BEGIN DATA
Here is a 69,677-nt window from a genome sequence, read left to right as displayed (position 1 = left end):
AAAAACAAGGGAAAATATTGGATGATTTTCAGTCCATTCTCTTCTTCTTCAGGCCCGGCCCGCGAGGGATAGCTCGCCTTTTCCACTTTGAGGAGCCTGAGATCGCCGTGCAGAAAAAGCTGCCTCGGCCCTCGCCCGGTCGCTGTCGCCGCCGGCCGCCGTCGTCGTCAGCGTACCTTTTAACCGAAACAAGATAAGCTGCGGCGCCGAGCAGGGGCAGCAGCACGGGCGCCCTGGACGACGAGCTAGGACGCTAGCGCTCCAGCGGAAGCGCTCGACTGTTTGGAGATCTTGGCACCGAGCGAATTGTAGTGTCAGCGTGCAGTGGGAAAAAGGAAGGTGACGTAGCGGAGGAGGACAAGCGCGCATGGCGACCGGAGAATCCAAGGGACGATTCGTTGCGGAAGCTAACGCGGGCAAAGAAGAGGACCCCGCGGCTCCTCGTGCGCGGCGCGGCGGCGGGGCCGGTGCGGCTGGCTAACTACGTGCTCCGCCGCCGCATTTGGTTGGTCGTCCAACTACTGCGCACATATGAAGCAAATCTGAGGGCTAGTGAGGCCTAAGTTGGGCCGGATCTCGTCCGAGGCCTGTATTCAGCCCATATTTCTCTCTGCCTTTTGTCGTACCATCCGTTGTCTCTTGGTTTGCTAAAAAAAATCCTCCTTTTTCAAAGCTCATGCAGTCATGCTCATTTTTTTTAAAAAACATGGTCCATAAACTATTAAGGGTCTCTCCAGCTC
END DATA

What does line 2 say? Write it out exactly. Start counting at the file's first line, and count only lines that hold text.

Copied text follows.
AAAAACAAGGGAAAATATTGGATGATTTTCAGTCCATTCTCTTCTTCTTCAGGCCCGGCCCGCGAGGGATAGCTCGCCTTTTCCACTTTGAGGAGCCTGAGATCGCCGTGCAGAAAAAGCTGCCTCGGCCCTCGCCCGGTCGCTGTCGCCGCCGGCCGCCGTCGTCGTCAGCGTACCTTTTAACCGAAACAAGATAAGCTGCGGCGCCGAGCAGGGGCAGCAGCACGGGCGCCCTGGACGACGAGCTAGGACGCTAGCGCTCCAGCGGAAGCGCTCGACTGTTTGGAGATCTTGGCACCGAGCGAATTGTAGTGTCAGCGTGCAGTGGGAAAAAGGAAGGTGACGTAGCGGAGGAGGACAAGCGCGCATGGCGACCGGAGAATCCAAGGGACGATTCGTTGCGGAAGCTAACGCGGGCAAAGAAGAGGACCCCGCGGCTCCTCGTGCGCGGCGCGGCGGCGGGGCCGGTGCGGCTGGCTAACTACGTGCTCCGCCGCCGCATTTGGTTGGTCGTCCAACTACTGCGCACATATGAAGCAAATCTGAGGGCTAGTGAGGCCTAAGTTGGGCCGGATCTCGTCCGAGGCCTGTATTCAGCCCATATTTCTCTCTGCCTTTTGTCGTACCATCCGTTGTCTCTTGGTTTGCTAAAAAAAATCCTCCTTTTTCAAAGCTCATGCAGTCATGCTCATTTTTTTTAAAAAACATGGTCCATAAACTATTAAGGGTCTCTCCAGCTC